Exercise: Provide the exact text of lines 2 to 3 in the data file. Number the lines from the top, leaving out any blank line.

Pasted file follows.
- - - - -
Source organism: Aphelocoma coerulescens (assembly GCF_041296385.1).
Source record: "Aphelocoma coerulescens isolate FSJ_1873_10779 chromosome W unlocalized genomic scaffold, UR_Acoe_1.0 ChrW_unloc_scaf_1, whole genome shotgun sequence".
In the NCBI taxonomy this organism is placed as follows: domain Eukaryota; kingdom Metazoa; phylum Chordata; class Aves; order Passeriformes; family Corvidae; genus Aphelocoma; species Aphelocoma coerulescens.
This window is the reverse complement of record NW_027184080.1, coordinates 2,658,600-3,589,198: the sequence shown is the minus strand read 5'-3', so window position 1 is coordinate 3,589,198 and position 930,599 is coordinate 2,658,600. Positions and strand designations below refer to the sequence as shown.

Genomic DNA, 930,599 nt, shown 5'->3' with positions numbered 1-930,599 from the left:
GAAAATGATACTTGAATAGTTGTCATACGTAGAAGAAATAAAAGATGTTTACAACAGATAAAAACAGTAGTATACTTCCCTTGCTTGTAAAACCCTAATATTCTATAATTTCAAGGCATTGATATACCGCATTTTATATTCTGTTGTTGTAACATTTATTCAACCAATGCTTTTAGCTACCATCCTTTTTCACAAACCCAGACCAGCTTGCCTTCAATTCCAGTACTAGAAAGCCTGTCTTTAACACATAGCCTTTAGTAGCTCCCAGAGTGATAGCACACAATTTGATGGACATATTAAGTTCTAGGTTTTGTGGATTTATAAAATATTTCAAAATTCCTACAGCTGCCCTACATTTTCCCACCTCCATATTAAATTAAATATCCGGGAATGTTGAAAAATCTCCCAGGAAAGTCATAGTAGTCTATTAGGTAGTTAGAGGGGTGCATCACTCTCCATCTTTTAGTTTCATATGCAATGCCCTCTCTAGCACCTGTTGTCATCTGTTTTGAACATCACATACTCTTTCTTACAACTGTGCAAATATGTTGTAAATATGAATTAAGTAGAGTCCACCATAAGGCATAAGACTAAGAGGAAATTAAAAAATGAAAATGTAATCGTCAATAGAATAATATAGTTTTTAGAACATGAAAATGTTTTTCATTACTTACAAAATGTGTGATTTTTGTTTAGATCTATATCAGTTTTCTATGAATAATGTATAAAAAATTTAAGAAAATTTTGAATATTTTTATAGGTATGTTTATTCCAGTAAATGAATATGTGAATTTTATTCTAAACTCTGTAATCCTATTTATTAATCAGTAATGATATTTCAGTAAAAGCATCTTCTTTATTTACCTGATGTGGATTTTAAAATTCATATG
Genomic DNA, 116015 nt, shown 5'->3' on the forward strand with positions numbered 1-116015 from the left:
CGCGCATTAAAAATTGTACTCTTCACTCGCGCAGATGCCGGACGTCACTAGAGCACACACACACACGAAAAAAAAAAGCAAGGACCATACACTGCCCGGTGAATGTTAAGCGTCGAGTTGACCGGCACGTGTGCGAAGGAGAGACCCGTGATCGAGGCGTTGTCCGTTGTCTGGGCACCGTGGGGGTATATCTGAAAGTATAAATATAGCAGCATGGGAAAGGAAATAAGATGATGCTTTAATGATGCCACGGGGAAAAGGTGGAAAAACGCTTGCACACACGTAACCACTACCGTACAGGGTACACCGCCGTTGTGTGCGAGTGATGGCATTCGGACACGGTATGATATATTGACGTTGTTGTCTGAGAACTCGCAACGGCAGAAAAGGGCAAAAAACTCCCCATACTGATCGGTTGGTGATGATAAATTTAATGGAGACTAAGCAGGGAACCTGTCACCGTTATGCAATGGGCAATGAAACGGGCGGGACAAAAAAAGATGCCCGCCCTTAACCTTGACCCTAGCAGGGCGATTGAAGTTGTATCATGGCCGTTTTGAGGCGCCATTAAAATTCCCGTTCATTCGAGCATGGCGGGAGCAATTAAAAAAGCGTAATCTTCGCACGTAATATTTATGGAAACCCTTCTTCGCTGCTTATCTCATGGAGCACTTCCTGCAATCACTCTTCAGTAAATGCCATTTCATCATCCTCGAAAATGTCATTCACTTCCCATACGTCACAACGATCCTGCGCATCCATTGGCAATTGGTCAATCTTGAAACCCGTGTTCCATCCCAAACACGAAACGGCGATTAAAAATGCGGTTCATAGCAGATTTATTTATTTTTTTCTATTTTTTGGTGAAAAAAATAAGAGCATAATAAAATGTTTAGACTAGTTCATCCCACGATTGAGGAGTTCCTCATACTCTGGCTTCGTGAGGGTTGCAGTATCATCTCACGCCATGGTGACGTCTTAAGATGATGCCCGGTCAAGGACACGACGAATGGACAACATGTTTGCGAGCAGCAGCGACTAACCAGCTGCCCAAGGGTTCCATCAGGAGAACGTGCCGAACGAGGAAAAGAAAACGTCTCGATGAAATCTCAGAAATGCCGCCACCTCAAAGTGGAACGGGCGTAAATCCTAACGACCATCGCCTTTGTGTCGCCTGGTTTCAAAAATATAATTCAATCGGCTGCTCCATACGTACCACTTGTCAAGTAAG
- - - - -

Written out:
Source record: "Aphelocoma coerulescens isolate FSJ_1873_10779 chromosome W unlocalized genomic scaffold, UR_Acoe_1.0 ChrW_unloc_scaf_1, whole genome shotgun sequence".
In the NCBI taxonomy this organism is placed as follows: domain Eukaryota; kingdom Metazoa; phylum Chordata; class Aves; order Passeriformes; family Corvidae; genus Aphelocoma; species Aphelocoma coerulescens.